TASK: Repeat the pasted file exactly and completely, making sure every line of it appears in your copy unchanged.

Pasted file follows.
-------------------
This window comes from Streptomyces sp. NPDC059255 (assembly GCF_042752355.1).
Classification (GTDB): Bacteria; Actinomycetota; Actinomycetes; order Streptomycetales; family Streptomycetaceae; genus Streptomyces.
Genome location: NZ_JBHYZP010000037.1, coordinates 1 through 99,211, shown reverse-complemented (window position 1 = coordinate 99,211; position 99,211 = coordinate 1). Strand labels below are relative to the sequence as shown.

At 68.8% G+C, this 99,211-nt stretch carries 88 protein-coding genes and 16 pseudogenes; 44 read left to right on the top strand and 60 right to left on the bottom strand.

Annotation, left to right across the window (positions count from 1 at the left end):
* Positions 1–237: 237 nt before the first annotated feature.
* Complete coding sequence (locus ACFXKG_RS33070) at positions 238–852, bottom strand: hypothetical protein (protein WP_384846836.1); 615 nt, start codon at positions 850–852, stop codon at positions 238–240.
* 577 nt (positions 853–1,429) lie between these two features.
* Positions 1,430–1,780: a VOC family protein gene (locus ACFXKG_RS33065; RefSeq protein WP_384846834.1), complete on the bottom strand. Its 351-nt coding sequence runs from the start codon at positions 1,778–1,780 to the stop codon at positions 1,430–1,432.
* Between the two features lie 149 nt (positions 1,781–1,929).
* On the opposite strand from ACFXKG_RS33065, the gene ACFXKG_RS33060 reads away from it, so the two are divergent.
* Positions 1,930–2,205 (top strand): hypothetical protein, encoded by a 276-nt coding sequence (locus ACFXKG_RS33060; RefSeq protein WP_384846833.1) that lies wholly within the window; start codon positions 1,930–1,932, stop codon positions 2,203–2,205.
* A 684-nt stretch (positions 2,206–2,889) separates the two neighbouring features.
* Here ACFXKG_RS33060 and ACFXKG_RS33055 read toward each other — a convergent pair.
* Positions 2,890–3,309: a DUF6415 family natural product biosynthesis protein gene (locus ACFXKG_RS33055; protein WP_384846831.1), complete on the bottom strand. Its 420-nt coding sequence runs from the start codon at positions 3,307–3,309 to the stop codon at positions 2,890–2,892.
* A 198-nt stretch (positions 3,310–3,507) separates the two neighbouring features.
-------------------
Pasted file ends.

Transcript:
This window comes from Streptomyces sp. NPDC059255 (assembly GCF_042752355.1).
Classification (GTDB): Bacteria; Actinomycetota; Actinomycetes; order Streptomycetales; family Streptomycetaceae; genus Streptomyces.
Genome location: NZ_JBHYZP010000037.1, coordinates 1 through 99,211, shown reverse-complemented (window position 1 = coordinate 99,211; position 99,211 = coordinate 1). Strand labels below are relative to the sequence as shown.

At 68.8% G+C, this 99,211-nt stretch carries 88 protein-coding genes and 16 pseudogenes; 44 read left to right on the top strand and 60 right to left on the bottom strand.

Annotation, left to right across the window (positions count from 1 at the left end):
* Positions 1–237: 237 nt before the first annotated feature.
* Complete coding sequence (locus ACFXKG_RS33070) at positions 238–852, bottom strand: hypothetical protein (protein WP_384846836.1); 615 nt, start codon at positions 850–852, stop codon at positions 238–240.
* 577 nt (positions 853–1,429) lie between these two features.
* Positions 1,430–1,780: a VOC family protein gene (locus ACFXKG_RS33065; RefSeq protein WP_384846834.1), complete on the bottom strand. Its 351-nt coding sequence runs from the start codon at positions 1,778–1,780 to the stop codon at positions 1,430–1,432.
* Between the two features lie 149 nt (positions 1,781–1,929).
* On the opposite strand from ACFXKG_RS33065, the gene ACFXKG_RS33060 reads away from it, so the two are divergent.
* Positions 1,930–2,205 (top strand): hypothetical protein, encoded by a 276-nt coding sequence (locus ACFXKG_RS33060; RefSeq protein WP_384846833.1) that lies wholly within the window; start codon positions 1,930–1,932, stop codon positions 2,203–2,205.
* A 684-nt stretch (positions 2,206–2,889) separates the two neighbouring features.
* Here ACFXKG_RS33060 and ACFXKG_RS33055 read toward each other — a convergent pair.
* Positions 2,890–3,309: a DUF6415 family natural product biosynthesis protein gene (locus ACFXKG_RS33055; protein WP_384846831.1), complete on the bottom strand. Its 420-nt coding sequence runs from the start codon at positions 3,307–3,309 to the stop codon at positions 2,890–2,892.
* A 198-nt stretch (positions 3,310–3,507) separates the two neighbouring features.